Today, I had a morning science program from 9-noon at my school that I helped run. I snuck out at 7.45 am while everyone else was sleeping to go set up. By the time I got home at 12.30, I was pretty tired. I tried to get Julie to nap, but she obstinately didn't want to; perhaps that's the reward for letting her sleep in. Our living room is fairly toddler-proof, so I let her play and watch SuperWhy! (her very favorite show on Netflix from PBS kids from which she is learning the alphabet and perhaps even how to read). I relaxed on the couch. I dozed off but thought I was keeping an eye on things.
Tonight, I decided to get the diaper bag all set up for our visit to the Minnesota Children's museum in St. Paul tomorrow. I noticed Julie had been playing with it. Obviously, I slept longer (and deeper) than I had realized. Not only did she play with it; she repacked the diaper bag for me. I was hilariously surprised to find that she had shoved all her diapers into the front pocket (where we keep snacks) and zipped it back up. The entire body of the diaper bag itself was empty, and every other item had been stashed in another pocket somewhere.
All is in order now. We are repacked with items in the correct (for Mama) pockets. Extra snacks, two changes of clothes, and a few distractions are ready to go too. I'm excited to venture up, meet some friends, and have a great time.
One of the blogs (The Frugalwoods) I read just achieved one of their big goals; they bought a homestead in the woods. They currently live in Cambridge, Massachusetts. They're moving there soon to pursue a simpler life, according to them. They have been able to do so due to extreme frugality and high levels of savings. Their most recent post is describing the homestead they just bought and some of their plans. At the end, they pose the intriguing question: what would you do if you didn't have to earn a paycheck?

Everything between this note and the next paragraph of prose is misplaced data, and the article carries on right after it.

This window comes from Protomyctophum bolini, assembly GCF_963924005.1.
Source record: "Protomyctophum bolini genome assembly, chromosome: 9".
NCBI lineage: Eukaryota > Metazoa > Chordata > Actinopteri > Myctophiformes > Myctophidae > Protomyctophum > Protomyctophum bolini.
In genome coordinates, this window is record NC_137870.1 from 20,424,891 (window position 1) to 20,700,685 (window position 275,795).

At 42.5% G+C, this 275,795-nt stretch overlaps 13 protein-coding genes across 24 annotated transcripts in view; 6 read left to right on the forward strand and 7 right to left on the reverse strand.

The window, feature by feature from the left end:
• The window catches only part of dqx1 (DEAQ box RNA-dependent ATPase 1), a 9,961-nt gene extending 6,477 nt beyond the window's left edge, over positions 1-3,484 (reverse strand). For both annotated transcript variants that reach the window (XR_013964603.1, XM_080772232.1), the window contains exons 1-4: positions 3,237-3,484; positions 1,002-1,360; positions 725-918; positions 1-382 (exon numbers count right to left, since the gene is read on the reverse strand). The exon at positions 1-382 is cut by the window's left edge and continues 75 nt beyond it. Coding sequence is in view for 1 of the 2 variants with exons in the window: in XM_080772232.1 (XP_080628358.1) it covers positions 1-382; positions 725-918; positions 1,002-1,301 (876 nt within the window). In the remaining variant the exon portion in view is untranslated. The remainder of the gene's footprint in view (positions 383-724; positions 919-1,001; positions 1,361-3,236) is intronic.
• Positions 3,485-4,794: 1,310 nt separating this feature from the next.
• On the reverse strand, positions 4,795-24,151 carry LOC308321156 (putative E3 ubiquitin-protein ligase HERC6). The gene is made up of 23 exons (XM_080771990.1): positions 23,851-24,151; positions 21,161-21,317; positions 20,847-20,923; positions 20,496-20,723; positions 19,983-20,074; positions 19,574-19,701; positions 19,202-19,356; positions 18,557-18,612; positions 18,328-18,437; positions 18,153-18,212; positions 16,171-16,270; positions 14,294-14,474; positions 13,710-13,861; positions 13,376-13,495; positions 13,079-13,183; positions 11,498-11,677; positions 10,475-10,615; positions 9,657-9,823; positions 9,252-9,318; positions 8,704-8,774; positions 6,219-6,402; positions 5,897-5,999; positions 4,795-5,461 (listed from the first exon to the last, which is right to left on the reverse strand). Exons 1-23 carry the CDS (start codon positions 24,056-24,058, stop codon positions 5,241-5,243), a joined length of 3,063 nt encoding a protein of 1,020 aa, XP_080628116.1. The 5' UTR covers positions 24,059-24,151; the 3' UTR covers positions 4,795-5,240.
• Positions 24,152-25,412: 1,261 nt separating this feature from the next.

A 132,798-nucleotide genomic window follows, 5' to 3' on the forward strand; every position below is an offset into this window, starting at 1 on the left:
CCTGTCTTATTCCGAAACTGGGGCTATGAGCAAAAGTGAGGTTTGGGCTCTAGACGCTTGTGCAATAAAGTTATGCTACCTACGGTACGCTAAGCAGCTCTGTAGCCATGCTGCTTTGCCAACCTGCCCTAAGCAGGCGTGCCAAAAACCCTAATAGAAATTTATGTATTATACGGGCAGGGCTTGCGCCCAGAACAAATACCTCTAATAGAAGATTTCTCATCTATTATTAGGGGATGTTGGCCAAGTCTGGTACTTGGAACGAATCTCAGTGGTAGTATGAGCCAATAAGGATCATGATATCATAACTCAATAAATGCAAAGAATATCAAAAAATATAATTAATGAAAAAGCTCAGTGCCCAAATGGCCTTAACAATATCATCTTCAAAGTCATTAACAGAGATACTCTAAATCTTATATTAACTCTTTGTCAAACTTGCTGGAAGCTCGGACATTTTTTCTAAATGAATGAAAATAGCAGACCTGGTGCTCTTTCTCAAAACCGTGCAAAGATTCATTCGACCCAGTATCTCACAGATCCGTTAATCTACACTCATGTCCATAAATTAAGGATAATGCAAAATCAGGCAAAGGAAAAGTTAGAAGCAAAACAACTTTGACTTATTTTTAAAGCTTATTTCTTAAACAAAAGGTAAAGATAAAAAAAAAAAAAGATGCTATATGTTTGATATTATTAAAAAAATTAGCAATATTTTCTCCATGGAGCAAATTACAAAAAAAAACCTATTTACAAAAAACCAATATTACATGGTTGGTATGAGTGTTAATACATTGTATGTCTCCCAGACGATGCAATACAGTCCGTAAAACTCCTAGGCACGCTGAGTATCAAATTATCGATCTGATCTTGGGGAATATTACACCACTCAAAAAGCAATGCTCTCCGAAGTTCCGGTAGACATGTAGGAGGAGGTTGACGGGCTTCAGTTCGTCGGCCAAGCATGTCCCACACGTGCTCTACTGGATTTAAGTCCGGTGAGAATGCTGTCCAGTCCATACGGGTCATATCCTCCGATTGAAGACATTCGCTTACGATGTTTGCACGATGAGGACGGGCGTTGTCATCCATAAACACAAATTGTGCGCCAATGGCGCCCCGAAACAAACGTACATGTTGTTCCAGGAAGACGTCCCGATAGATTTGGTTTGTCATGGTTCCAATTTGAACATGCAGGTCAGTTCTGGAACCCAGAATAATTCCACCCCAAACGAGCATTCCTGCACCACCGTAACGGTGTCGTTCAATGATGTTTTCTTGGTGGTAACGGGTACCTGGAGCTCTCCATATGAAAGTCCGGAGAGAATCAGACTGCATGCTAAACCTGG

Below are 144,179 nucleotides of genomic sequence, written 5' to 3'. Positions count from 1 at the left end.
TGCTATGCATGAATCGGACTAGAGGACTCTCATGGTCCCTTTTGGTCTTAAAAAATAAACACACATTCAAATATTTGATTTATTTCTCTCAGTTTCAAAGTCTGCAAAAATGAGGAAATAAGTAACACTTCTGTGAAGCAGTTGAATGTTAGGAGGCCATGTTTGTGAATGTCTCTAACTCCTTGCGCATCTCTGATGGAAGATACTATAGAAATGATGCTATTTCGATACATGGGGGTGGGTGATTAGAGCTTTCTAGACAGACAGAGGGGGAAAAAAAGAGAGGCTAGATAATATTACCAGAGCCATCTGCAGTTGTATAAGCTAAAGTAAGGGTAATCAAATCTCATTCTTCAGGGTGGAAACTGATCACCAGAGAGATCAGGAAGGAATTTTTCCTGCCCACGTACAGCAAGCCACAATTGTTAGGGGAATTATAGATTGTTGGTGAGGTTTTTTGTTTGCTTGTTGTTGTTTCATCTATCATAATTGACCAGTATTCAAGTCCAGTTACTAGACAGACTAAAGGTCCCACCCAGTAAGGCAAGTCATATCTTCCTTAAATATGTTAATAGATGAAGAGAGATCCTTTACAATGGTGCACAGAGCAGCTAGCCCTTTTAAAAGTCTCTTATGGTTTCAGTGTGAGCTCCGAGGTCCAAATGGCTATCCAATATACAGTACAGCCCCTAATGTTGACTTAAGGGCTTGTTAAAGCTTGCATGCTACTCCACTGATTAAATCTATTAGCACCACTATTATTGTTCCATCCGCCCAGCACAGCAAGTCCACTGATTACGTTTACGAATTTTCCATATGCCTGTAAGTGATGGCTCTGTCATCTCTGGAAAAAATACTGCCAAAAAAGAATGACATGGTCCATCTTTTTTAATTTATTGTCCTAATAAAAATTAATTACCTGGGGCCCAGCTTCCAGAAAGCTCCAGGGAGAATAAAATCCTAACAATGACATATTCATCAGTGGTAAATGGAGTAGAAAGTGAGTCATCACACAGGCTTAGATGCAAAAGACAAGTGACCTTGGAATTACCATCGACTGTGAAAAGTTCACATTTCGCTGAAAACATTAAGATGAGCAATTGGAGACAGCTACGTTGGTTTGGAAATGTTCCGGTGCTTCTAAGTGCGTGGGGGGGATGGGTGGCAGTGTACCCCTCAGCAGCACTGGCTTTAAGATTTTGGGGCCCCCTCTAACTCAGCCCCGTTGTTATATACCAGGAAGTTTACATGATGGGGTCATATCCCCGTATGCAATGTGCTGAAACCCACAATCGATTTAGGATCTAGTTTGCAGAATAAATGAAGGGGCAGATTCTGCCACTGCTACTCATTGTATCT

This is an excellent question with no easy answer for me. It's something I've pondered on and off over the years. I think the key part is not needing to earn. I've been unemployed before with lots of time on my hands, but the stress of not having a job and possibly running out of money was distracting. I am a good saver and have a solid cushion set aside, but it's not enough to retire indefinitely. So, when I didn't have a job, what did I do? I played music (mostly ukulele), read books, meandered on the internet, and ran more often. Nothing major but mostly fulfilling when I wasn't stressed about not working.
There's a big part of me that says I would continue teaching. When all is going well, I truly love my job. Interacting with students, sharing my excitement, and seeing them geek out about learning is wonderful. But then there are the stressful times, when I have too much planning, too much grading, and not enough motivation to get it all done. I often feel overloaded. But then summer hits. While I enjoy doing nothing for awhile, I really appreciate the structure and focus that my job brings to my life. Without it, I start to feel diffuse, and there's not much pressure to get anything much done.
My hope for this summer is to work on planning for one of my classes. I teach three different classes. One is mostly planned and just requires little tweaks from year to year; that is mostly not stressful, although there is a lot of grading for that class. The other two are less well-planned. My hope is to get a second class to the "well-planned" stage during three weeks I have slated for pure work this summer. I am curious to see if getting more planned helps me have a bit more time during the school year. I think I would enjoy my job even more with a bit less planning and a little more time for family and myself in the evening.
I am glad that I have found something I truly care about to do as my job. I don't have the patience to simply punch the clock for a paycheck. I enjoy doing something fulfilling. But maybe just a little bit less of it some of these weeks.